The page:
Here is an excerpt:

TSD: As a financial journalist, how have you found the challenge of reporting on a close-knit community like Wall Street? At this point, would you consider yourself an insider?

AS: It’s funny. By default, as a journalist, I’m clearly an outsider to this world. Over the years, I’ve covered it for a long time…but in the book, part of the challenge was trying to get inside, trying to get the reader inside the room so he could see what’s being said.

It’s much harder than it used to be. As a reporter…this has been a major shift. When I started, there wasn’t  this industrial complex around protecting all these people from the press. It used to be you could call somebody up and understand what’s happening, get a little of the inside scoop or try and get some context for what’s happening…Now, there’s an army of lawyers, there’s an army of PR people, there’s a battalion of people whose entire job is to keep you as far away from the building as humanly possible. That has made, I would argue, reporting much more challenging in terms of really providing the sort of deep reporting and analysis…and it’s only gotten worse post-financial crisis.   Given so many of the rules have changed, we’re all getting the information at the same time, and there’s a lot more of it. The bad news is that for the kind of deep reporting that tries to really bring you inside what’s going on, that’s harder than ever, sadly.

Read more here.

cnbc_logo

CNBC seeks producer for special investigations unit

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CNBC is seeking a producer to work with its special investigations unit.

Job responsibilities:

• Produce original business news content, primarily for broadcast, including research, conducting interviews, writing and editing scripts, field producing and shooting, and overseeing editing.
• Oversee and manage production team and budget, including associate producers, assistant producers, crews and/or editors.
• Producer is expected to both pitch story ideas and work on assigned stories developed by the editorial team.
• Write web copy to accompany dayside and digital packages.

Qualifications/Requirements Basic Qualifications:

- Must have at least five years’ experience producing long form or documentary programming
- A working knowledge of PACER, Lexis/Nexis and other legal search engines a must
- Must have experience managing a team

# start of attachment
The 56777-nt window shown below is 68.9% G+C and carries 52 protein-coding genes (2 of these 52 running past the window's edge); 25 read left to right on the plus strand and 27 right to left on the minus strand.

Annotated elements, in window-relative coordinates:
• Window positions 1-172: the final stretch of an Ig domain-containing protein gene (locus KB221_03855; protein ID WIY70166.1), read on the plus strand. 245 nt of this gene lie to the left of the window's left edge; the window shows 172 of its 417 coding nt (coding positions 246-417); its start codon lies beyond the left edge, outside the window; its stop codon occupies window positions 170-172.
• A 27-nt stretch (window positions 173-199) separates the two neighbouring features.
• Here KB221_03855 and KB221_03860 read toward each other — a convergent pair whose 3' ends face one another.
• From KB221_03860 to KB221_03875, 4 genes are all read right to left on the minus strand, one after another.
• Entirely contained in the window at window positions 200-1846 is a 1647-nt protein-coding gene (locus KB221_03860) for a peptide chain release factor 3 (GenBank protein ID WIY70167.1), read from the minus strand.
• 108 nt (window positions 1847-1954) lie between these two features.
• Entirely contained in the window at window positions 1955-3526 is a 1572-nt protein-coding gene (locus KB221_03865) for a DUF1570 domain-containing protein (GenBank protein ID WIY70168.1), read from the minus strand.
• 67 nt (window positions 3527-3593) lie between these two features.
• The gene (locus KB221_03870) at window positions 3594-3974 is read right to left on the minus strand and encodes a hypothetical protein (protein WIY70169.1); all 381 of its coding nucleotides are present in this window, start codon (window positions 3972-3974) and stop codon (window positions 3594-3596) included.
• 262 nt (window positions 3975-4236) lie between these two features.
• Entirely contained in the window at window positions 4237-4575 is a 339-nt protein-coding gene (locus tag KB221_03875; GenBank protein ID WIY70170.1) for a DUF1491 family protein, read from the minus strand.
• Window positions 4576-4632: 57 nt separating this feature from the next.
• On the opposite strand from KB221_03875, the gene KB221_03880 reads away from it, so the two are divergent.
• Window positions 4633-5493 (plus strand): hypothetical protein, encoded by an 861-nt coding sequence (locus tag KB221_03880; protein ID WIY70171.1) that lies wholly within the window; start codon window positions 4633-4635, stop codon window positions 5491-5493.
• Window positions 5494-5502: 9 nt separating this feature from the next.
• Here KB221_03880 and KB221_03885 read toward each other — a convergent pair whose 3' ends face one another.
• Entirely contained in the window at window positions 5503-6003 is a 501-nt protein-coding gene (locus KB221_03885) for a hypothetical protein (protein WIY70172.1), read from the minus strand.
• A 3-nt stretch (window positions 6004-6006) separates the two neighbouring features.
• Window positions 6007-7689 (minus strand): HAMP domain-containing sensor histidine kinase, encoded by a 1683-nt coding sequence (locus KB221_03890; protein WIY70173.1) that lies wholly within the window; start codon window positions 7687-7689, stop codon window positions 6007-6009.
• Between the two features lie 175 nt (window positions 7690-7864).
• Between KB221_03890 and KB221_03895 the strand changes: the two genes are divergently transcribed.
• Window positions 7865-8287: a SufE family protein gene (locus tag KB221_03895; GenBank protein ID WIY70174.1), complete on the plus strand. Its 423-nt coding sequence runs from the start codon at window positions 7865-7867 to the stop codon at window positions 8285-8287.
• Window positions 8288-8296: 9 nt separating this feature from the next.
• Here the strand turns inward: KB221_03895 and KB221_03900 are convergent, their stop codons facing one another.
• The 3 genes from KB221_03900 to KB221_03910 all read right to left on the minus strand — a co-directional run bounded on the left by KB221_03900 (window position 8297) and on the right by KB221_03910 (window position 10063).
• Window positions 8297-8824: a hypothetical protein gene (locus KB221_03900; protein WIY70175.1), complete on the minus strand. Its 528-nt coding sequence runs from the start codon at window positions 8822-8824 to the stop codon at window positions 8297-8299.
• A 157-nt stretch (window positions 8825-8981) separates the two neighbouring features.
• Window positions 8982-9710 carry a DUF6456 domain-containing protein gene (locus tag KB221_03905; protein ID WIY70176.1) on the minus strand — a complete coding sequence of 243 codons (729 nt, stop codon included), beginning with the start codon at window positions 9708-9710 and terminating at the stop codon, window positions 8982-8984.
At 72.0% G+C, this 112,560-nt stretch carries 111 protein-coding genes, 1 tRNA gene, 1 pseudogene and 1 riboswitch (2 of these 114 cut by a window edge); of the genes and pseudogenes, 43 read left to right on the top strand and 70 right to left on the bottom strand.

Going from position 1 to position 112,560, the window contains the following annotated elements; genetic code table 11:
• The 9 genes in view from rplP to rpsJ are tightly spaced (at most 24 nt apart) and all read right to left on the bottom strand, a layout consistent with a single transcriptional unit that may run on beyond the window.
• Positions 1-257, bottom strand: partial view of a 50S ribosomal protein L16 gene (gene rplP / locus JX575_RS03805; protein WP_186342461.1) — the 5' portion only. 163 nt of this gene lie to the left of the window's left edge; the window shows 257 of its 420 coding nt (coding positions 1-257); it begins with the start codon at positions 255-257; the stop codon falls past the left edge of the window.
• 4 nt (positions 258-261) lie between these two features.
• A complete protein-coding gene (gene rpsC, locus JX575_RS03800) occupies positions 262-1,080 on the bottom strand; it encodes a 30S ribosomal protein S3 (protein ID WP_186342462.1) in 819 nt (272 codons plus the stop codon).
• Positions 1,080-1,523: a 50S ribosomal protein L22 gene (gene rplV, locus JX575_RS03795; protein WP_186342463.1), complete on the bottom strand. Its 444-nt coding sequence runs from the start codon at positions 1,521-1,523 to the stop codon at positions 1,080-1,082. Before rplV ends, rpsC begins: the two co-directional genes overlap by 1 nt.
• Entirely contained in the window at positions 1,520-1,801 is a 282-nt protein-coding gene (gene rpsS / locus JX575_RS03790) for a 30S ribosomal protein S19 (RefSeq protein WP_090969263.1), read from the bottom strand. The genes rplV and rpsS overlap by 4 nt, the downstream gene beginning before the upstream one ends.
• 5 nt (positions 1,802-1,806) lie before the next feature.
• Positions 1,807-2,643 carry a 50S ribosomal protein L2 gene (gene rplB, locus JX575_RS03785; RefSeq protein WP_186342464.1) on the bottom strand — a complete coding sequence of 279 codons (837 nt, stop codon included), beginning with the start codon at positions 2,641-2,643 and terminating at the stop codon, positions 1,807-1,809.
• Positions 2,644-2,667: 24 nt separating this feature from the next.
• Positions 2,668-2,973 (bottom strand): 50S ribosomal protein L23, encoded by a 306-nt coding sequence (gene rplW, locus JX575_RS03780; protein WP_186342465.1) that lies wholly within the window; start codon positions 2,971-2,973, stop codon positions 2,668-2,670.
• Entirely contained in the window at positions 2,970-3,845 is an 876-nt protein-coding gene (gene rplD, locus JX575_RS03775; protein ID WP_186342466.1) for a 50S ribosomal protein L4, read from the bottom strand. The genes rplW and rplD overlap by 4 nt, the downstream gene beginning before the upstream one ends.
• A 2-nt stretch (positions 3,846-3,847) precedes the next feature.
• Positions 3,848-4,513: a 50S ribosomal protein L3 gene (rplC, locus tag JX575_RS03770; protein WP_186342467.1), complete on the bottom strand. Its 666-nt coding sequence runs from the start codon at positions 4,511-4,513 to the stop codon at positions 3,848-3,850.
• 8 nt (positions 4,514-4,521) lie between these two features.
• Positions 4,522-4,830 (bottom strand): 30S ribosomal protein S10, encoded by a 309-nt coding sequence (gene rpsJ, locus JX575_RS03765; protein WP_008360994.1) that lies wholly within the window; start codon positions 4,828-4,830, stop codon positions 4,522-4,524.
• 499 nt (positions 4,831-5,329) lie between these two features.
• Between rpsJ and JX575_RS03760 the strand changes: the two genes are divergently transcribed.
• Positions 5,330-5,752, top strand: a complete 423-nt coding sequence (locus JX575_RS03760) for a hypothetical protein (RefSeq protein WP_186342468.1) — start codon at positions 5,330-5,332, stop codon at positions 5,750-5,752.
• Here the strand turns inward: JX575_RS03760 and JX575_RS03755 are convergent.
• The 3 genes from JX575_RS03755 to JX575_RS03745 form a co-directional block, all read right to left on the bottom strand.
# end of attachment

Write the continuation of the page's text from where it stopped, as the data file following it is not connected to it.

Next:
- Must have a Bachelor’s degree.

To apply, go here.

snark-critters

Snark prevalent in business journalism on TV

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Doug Kass of TheStreet.com writes about why many of those who appear on business journalism television shows talk snark instead of facts.

Kass writes, “The fact is that snark (a combination of snide and remark) and opinion far too often envelop the business media instead of facts and figures. Equally infuriating is the confidence of view in the delivery of the snark. Sometimes the reason for this is out of necessity, as the media appearances are typically brief and expected to be on point. Nevertheless, in a world characterized by an absence of certainty and an interrelated and a complicated market mosaic (and complexity of issues) without memory from day to day, too many attach self-confident reasons to randomness.

“I would characterize a lot of the pabulum in the business media as instantaneous entertainment and not as rigorous analysis.

“Of course, there are exceptions. Consider as an example, the preparation that Jim “El Capitan” Cramer goes through when he interviews a corporate executive on “Mad Money.” Another example is CNBC’s “Squawk Box” with Joe Kernen, Becky Quick and Andrew Sorkin, which provides a guest host with one to three hours to do a deeper dive in analysis (e.g., just watch Jim Grant’s appearance yesterday, which was solid and thoughtful in analysis). Or Bloomberg’s “Market Surveillance” in which Tom Keene shares the spotlight with an interviewee for almost a half an hour, digging into the analysis that forms the foundation of view.”

Read more here.

Maria Bartiromo

Bartiromo: I now compete against CNBC

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Jonathan Welsh of The Wall Street Journal interviewed Maria Bartiromo, who left CNBC last year and joined Fox Business Network earlier this year.